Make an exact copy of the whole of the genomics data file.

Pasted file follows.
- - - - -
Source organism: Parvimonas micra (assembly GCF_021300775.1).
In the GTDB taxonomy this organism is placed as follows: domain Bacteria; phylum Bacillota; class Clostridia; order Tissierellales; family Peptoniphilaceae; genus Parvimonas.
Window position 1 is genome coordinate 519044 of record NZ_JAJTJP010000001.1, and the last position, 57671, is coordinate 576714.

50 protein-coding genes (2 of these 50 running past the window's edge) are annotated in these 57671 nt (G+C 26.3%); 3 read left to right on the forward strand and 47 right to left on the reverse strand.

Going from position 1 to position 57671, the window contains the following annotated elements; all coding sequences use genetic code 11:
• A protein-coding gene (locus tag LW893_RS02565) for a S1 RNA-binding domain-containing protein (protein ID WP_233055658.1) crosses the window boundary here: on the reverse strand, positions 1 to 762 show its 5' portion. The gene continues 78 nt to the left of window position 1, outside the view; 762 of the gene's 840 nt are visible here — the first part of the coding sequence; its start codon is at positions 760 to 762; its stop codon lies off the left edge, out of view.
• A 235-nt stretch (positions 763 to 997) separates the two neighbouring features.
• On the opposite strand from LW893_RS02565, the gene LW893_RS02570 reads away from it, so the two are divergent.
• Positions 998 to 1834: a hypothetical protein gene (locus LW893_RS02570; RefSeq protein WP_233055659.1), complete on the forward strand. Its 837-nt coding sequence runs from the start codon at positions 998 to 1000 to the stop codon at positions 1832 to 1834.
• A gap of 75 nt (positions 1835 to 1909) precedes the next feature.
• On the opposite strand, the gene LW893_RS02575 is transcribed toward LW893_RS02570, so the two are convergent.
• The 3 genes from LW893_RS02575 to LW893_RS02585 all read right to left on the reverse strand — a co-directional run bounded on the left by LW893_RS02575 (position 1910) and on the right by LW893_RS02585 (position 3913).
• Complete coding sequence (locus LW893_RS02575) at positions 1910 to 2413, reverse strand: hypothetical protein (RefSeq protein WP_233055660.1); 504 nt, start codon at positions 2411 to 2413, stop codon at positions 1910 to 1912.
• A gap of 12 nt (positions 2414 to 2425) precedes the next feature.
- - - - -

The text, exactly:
Source organism: Parvimonas micra (assembly GCF_021300775.1).
In the GTDB taxonomy this organism is placed as follows: domain Bacteria; phylum Bacillota; class Clostridia; order Tissierellales; family Peptoniphilaceae; genus Parvimonas.
Window position 1 is genome coordinate 519044 of record NZ_JAJTJP010000001.1, and the last position, 57671, is coordinate 576714.

50 protein-coding genes (2 of these 50 running past the window's edge) are annotated in these 57671 nt (G+C 26.3%); 3 read left to right on the forward strand and 47 right to left on the reverse strand.

Going from position 1 to position 57671, the window contains the following annotated elements; all coding sequences use genetic code 11:
• A protein-coding gene (locus tag LW893_RS02565) for a S1 RNA-binding domain-containing protein (protein ID WP_233055658.1) crosses the window boundary here: on the reverse strand, positions 1 to 762 show its 5' portion. The gene continues 78 nt to the left of window position 1, outside the view; 762 of the gene's 840 nt are visible here — the first part of the coding sequence; its start codon is at positions 760 to 762; its stop codon lies off the left edge, out of view.
• A 235-nt stretch (positions 763 to 997) separates the two neighbouring features.
• On the opposite strand from LW893_RS02565, the gene LW893_RS02570 reads away from it, so the two are divergent.
• Positions 998 to 1834: a hypothetical protein gene (locus LW893_RS02570; RefSeq protein WP_233055659.1), complete on the forward strand. Its 837-nt coding sequence runs from the start codon at positions 998 to 1000 to the stop codon at positions 1832 to 1834.
• A gap of 75 nt (positions 1835 to 1909) precedes the next feature.
• On the opposite strand, the gene LW893_RS02575 is transcribed toward LW893_RS02570, so the two are convergent.
• The 3 genes from LW893_RS02575 to LW893_RS02585 all read right to left on the reverse strand — a co-directional run bounded on the left by LW893_RS02575 (position 1910) and on the right by LW893_RS02585 (position 3913).
• Complete coding sequence (locus LW893_RS02575) at positions 1910 to 2413, reverse strand: hypothetical protein (RefSeq protein WP_233055660.1); 504 nt, start codon at positions 2411 to 2413, stop codon at positions 1910 to 1912.
• A gap of 12 nt (positions 2414 to 2425) precedes the next feature.